Falling Out of Love with Pirelli?
Go back to 2011 and everyone seemed to be in love with Pirelli. It was a season that featured entertaining race after entertaining race, for the first half of the year at least, even if the championship itself failed to live up to their heights. Now, four races into their third season since returning to Formula One, the relationship seems to have cooled, with a growing group criticising the tyre supplier. So what has changed?
The main change in the past three years has been a shift from a pair of tyre compounds where one offered a distinct pace advantage to a situation where one presents a distinct disadvantage in terms of degradation. It’s a subtle difference because the prime tyre has always (for the most part) been the slower but more durable of the two compounds supplied each weekend.
Think back to 2011 – a season dominated by the use of the softer of the two compounds to the point where it felt the terms “prime” and “option” were allocated the wrong way round. The reason was that the advantage in pace of the softer, option tyre outweighed the shorter lifetime, which was occasionally negligible. At any rate, it was not enough to dissuade teams from making an additional pit stop for fresh, fast tyres. The racing was often spectacular, occasional chaotic but there were mumblings that a closer balance between and pace and durability was needed, in order to present a true choice of strategy rather than simply trying to reduce the impact of having to run the slower, prime tyre.
2012, however, probably saw that balance swing too far as the prime tyre now became the de facto compound of choice. With much more rapid tyre degradation, accompanied by a steep drop off in performance at the end of a tyre’s useful life, preserving tyres became more crucial than outright pace. Indeed, in the race there was often little difference in pace between compounds as drivers fought to extend their stint on the softer, option compound as far into the race as possible.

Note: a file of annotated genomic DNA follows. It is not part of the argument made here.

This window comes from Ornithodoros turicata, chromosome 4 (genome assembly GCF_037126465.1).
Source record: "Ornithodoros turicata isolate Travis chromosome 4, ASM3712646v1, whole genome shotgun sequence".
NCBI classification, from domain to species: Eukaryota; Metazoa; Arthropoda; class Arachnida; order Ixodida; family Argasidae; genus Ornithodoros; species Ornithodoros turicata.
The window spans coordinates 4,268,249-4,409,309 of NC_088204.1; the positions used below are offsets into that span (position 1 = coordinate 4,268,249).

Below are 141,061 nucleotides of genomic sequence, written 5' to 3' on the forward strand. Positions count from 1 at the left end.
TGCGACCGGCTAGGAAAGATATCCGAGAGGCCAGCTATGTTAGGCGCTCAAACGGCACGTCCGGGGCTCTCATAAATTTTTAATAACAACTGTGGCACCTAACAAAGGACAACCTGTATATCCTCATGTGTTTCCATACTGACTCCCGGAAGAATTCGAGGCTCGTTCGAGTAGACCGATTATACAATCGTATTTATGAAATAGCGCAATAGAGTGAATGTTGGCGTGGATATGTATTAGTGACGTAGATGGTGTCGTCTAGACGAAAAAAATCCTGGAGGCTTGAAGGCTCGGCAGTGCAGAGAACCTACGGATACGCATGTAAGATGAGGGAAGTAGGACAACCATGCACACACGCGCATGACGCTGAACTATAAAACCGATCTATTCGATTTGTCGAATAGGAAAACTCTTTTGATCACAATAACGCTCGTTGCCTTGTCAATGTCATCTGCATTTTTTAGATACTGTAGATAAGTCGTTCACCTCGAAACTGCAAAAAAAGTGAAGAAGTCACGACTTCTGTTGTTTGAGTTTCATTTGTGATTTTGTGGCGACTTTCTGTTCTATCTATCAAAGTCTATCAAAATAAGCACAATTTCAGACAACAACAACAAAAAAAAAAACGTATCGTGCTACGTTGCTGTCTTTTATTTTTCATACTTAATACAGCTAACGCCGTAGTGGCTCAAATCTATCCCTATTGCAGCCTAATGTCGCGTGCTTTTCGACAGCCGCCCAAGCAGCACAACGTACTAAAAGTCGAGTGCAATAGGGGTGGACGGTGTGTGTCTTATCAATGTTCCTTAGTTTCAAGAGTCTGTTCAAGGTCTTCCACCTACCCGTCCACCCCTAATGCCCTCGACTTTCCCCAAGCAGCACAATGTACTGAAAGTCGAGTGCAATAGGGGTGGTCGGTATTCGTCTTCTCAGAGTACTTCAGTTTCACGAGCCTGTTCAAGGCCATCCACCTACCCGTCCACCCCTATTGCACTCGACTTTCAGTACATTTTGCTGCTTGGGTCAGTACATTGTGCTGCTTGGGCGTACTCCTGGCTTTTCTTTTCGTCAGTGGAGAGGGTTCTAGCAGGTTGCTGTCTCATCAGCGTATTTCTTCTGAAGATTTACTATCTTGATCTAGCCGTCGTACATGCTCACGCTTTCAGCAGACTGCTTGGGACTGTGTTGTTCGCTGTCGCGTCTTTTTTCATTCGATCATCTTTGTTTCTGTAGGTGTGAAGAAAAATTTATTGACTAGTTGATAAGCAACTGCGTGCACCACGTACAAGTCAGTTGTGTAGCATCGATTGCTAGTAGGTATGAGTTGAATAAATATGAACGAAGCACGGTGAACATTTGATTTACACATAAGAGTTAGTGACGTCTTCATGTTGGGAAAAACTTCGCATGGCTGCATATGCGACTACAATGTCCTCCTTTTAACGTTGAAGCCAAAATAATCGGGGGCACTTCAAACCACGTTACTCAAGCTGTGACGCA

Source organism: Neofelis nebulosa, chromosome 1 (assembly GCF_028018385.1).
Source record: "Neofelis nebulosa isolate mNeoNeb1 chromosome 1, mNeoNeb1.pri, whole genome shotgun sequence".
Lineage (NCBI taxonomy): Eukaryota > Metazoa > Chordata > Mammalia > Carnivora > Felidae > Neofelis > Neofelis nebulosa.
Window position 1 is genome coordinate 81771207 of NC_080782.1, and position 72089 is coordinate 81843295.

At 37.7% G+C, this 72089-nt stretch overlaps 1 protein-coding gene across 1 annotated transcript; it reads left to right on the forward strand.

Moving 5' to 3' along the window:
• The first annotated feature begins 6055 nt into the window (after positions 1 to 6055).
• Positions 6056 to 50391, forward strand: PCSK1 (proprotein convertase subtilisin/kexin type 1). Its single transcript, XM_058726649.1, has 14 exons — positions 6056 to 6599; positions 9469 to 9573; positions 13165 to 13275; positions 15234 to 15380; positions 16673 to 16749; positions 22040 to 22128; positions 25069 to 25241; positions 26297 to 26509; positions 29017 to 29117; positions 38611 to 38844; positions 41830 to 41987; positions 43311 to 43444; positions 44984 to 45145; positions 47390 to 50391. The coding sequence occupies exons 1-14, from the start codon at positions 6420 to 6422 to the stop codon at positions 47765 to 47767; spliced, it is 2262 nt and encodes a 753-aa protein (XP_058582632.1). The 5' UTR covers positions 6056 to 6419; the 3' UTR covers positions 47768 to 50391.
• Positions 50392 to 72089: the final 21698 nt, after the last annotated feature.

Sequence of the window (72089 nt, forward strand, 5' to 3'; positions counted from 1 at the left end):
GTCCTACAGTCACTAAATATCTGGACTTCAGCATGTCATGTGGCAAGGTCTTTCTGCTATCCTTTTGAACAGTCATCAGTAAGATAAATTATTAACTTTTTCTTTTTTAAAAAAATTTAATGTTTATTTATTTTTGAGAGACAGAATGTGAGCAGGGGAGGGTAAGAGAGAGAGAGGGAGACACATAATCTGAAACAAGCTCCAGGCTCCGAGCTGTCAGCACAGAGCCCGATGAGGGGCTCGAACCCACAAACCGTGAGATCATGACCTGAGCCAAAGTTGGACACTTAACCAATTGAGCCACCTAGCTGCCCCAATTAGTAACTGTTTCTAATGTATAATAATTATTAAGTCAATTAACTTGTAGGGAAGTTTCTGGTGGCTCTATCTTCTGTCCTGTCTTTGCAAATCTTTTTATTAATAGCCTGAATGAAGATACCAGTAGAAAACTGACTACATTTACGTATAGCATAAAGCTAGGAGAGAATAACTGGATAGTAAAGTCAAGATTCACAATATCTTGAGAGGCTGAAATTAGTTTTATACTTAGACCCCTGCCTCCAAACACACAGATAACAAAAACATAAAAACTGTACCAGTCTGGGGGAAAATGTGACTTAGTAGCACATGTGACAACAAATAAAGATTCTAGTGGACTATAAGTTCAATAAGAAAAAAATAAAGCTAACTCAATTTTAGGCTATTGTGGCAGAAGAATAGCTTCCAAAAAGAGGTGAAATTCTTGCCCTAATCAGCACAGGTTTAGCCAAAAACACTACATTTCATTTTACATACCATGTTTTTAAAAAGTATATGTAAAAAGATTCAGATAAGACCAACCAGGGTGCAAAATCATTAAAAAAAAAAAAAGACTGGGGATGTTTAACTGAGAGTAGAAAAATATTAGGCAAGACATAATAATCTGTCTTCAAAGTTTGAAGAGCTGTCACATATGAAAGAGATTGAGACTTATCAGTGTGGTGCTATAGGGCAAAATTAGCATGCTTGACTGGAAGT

This year, that situation, for the first three races at least, seems to have been pushed even further. In China in particular, the allocated soft compound was little more than a qualifying tyre – Lewis Hamilton switched to the harder tyre after just five laps of the race, Mark Webber made a tactical decision to ditch his brand new set at the end of the first lap!
That prompted a late change of mind by Pirelli for Bahrain. Originally announcing that the soft and hard compounds in their range would be available, the Italian company switched to a combination of medium and hard. It was a move that was widely criticised, with conspiracies flying around that they’d been pressured in to the switch by one team or another, depending on who you listened to.
However, in the end, Pirelli’s decision was probably borne out by the result: a predomination of three-stop strategies, punctuated by some careful drives via two trips to the pit lane and some unplanned fourth stops for others. Moreover, there was notably variation in how the two compounds were used, which performed much more closely. It was approaching the scenario we wanted – note Romain Grosjean overhauling Paul di Resta late in the race thanks to the option tyre – but also suggested that the soft compound would have once again been too soft. It wasn’t perfect but from a tyre perspective an improvement on the situation in Shanghai, especially bearing in mind that Bahrain isn’t exactly famed for its thrilling races anyway.
So what can Pirelli do to improve things? From an entertainment point of view, Pirelli should have nothing to answer for, it’s certainly less artificial than DRS which has generally been accepted. However, Pirelli need to close the gap between being held back by a slow tyre, as in 2011, and the more recent need to tiptoe around the track, in order to open up both strategies as an option, or at least make it less clear which is the optimum route. However, one key hurdle, as Pirelli likes point out, is that they only have four compounds to play with.
However, the main thing to remember is that whatever the behaviour of the tyres, the racing has been vastly improved since Bridgestone’s monopoly of the sport. Perhaps we should be more grateful for what we have.
Credit: Pirelli Tyres